BEHIND THE SCENES: I’m shooting outdoors here in a local zoo using a long lens (this is becoming really popular with wildlife photographers, and most zoos allow you to bring in a long lens and, in many cases, even tripods).
CAMERA SETTINGS: The final image on the facing page was taken with a 200–400mm f/4 lens with a 1.4 tele-extender to get in even closer. With that, I’m zoomed in to 506mm on a full-frame camera body. I’m using a monopod to help steady my lens. My f-stop is f/5.6 (the lowest f-stop I can choose with a tele-extender added to my f/4 lens—with the tele-extender, you lose 1 stop of light). My shutter speed is 1/400 of a second at 1250 ISO (I could have lowered my ISO down to 200 or even lower and still probably had enough shutter speed to have the shot be really sharp, especially since my lens was held up with a monopod). If you don’t have this long a lens, you can rent some really long lenses from LensProToGo (www.lensprotogo.com) or BorrowLenses (www.borrowlenses.com). I’ve used both in the past—they’re great, and have an incredible selection of long lenses to rent.
THOUGHT PROCESS: The goal when you’re shooting in a zoo is, of course, to frame the image so you can’t actually tell it was shot in a zoo. This is often more challenging than it sounds because, while you may have an unobstructed view of the animal (like I do on the facing page), the background behind the animal is usually either an ugly fence or an obviously man-made enclosure, or it just looks very different from their actual natural habitat. One way around this is just to be very aware of the background as you’re composing your shot. This can get really frustrating because, of course, the animal won’t always be in a location within their environment that lets you get the shot with a decent background behind him. It requires a lot of patience, and you might have to walk away without getting a shot you’d show anyone, because the animal just stays in one location, or is too far away, or stays in an area with an ugly background. You can try shooting from a different angle, which might improve the background, but at the same time the animal might never look in your direction. The patience part of this is really key. Another way around this is to zoom in tight and shoot wide open (using the lowest f-stop your lens will allow), which puts the background out of focus, like you see above.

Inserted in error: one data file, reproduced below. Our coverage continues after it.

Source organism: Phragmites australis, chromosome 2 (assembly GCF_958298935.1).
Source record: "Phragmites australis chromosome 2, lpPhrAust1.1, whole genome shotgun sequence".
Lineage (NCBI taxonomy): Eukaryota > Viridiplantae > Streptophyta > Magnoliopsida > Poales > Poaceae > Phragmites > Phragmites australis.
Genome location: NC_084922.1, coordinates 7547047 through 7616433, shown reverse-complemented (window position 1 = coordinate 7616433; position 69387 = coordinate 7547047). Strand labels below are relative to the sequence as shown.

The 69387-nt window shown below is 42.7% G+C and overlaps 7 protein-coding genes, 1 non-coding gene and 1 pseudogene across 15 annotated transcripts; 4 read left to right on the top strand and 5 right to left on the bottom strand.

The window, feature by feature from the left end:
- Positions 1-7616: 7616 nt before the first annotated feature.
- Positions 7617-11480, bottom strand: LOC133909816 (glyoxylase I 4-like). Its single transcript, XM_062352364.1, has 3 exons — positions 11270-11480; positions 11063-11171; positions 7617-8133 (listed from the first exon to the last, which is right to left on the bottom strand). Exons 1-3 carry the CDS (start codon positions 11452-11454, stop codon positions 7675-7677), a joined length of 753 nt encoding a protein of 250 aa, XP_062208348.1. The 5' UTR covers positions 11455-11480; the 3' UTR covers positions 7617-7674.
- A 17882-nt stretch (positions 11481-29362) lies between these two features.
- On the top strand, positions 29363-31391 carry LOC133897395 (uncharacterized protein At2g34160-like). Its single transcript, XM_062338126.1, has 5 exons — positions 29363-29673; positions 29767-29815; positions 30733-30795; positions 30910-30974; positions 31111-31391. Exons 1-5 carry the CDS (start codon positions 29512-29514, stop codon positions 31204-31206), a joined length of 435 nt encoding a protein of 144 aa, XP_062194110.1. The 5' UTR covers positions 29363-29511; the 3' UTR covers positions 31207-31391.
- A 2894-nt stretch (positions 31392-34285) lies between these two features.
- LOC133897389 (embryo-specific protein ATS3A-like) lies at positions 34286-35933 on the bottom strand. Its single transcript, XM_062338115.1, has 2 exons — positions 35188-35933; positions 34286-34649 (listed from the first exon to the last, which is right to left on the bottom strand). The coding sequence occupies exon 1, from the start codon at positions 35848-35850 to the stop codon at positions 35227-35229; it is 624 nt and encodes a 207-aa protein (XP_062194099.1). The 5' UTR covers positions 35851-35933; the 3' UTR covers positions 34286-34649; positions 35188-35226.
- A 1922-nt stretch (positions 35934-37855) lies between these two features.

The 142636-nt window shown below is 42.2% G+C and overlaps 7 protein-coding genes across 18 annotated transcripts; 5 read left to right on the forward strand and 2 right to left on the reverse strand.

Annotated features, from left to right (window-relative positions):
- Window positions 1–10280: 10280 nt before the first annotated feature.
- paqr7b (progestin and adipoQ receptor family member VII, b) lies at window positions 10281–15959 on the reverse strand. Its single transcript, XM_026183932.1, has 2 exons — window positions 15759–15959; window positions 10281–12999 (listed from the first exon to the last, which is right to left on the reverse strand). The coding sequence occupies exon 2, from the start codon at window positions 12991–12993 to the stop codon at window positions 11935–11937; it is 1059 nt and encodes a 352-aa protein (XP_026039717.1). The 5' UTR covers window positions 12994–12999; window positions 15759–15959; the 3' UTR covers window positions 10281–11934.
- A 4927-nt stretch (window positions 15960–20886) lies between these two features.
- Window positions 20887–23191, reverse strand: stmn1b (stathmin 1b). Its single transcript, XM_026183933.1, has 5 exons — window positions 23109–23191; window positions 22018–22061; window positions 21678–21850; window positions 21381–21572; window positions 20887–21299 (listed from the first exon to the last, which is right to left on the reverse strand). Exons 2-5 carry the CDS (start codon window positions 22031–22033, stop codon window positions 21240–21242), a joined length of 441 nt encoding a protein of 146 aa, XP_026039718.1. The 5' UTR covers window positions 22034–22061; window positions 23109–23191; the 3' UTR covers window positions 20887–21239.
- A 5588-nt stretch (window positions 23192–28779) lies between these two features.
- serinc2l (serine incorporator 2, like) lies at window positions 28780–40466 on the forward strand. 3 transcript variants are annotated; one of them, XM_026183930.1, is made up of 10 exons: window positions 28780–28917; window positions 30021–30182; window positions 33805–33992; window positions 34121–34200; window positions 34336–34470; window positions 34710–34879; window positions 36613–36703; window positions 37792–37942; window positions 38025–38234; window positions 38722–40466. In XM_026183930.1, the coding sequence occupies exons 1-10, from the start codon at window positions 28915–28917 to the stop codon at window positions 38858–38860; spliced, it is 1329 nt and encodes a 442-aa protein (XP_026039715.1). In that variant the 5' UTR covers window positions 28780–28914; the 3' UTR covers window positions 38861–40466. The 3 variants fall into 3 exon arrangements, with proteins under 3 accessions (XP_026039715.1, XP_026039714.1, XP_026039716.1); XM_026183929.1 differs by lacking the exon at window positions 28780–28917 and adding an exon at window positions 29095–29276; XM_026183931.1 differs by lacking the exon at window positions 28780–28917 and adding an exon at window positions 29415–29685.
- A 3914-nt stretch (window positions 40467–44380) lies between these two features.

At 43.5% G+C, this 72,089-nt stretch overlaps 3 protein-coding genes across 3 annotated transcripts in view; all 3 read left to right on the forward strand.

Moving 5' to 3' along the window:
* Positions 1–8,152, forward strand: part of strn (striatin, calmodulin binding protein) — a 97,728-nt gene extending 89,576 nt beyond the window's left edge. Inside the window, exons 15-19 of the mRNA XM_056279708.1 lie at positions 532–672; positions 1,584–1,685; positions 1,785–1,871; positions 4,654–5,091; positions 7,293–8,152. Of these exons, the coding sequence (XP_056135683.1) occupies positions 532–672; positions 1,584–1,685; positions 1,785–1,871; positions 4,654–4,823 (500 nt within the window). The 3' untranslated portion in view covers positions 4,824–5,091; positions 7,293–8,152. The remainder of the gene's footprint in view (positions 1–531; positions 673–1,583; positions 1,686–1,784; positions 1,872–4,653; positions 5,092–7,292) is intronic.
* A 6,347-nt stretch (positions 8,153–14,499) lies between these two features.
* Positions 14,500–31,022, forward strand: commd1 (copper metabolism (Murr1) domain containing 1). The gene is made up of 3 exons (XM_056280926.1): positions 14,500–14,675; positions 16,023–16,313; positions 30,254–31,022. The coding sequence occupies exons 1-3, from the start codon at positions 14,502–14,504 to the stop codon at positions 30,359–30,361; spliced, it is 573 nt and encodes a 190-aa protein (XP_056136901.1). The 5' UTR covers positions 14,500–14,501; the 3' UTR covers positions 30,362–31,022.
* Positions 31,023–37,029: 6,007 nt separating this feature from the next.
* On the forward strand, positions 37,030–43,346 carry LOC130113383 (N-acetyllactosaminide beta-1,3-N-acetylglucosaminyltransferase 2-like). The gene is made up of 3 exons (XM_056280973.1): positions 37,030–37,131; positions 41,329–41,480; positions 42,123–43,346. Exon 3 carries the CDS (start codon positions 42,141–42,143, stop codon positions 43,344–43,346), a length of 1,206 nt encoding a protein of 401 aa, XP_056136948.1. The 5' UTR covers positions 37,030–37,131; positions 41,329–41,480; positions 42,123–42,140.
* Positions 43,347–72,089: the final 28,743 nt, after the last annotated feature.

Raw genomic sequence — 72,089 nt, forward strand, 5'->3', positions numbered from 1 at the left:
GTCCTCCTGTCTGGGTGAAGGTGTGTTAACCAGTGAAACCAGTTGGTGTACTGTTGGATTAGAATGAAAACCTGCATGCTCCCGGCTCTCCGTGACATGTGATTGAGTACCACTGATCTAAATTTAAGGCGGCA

POST-PROCESSING: I increased the contrast a bit in Lightroom’s Develop module (or Camera Raw; pretty standard for me). Then, in the Effects panel, under Post Crop Vignetting, I dragged the Amount slider to –11 to darken the edges of the image just a tiny bit. Lastly, like every image, I sharpened it using Photoshop’s Unsharp Mask filter.